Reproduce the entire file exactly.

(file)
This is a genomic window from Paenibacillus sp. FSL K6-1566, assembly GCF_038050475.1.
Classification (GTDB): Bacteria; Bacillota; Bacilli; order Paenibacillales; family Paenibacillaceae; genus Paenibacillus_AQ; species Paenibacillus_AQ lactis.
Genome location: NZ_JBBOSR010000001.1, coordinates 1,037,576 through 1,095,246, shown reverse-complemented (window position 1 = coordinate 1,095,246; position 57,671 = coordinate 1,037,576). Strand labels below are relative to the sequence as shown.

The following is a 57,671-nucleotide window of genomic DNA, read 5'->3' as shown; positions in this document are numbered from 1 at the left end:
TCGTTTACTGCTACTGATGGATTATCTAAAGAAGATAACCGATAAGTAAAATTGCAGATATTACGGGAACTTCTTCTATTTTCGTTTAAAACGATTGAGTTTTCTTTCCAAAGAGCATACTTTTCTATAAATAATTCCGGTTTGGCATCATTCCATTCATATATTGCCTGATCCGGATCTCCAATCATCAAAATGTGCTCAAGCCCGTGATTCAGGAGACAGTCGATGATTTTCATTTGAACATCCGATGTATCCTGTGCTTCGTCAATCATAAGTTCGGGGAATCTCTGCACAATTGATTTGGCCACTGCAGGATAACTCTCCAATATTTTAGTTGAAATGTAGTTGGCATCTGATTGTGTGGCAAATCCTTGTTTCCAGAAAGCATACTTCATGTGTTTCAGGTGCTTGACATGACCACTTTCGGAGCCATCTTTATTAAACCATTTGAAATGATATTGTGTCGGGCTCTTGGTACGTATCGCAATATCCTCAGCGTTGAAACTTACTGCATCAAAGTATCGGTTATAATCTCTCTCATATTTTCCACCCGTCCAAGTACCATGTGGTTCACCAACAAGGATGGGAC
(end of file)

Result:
This is a genomic window from Paenibacillus sp. FSL K6-1566, assembly GCF_038050475.1.
Classification (GTDB): Bacteria; Bacillota; Bacilli; order Paenibacillales; family Paenibacillaceae; genus Paenibacillus_AQ; species Paenibacillus_AQ lactis.
Genome location: NZ_JBBOSR010000001.1, coordinates 1,037,576 through 1,095,246, shown reverse-complemented (window position 1 = coordinate 1,095,246; position 57,671 = coordinate 1,037,576). Strand labels below are relative to the sequence as shown.

The following is a 57,671-nucleotide window of genomic DNA, read 5'->3' as shown; positions in this document are numbered from 1 at the left end:
TCGTTTACTGCTACTGATGGATTATCTAAAGAAGATAACCGATAAGTAAAATTGCAGATATTACGGGAACTTCTTCTATTTTCGTTTAAAACGATTGAGTTTTCTTTCCAAAGAGCATACTTTTCTATAAATAATTCCGGTTTGGCATCATTCCATTCATATATTGCCTGATCCGGATCTCCAATCATCAAAATGTGCTCAAGCCCGTGATTCAGGAGACAGTCGATGATTTTCATTTGAACATCCGATGTATCCTGTGCTTCGTCAATCATAAGTTCGGGGAATCTCTGCACAATTGATTTGGCCACTGCAGGATAACTCTCCAATATTTTAGTTGAAATGTAGTTGGCATCTGATTGTGTGGCAAATCCTTGTTTCCAGAAAGCATACTTCATGTGTTTCAGGTGCTTGACATGACCACTTTCGGAGCCATCTTTATTAAACCATTTGAAATGATATTGTGTCGGGCTCTTGGTACGTATCGCAATATCCTCAGCGTTGAAACTTACTGCATCAAAGTATCGGTTATAATCTCTCTCATATTTTCCACCCGTCCAAGTACCATGTGGTTCACCAACAAGGATGGGAC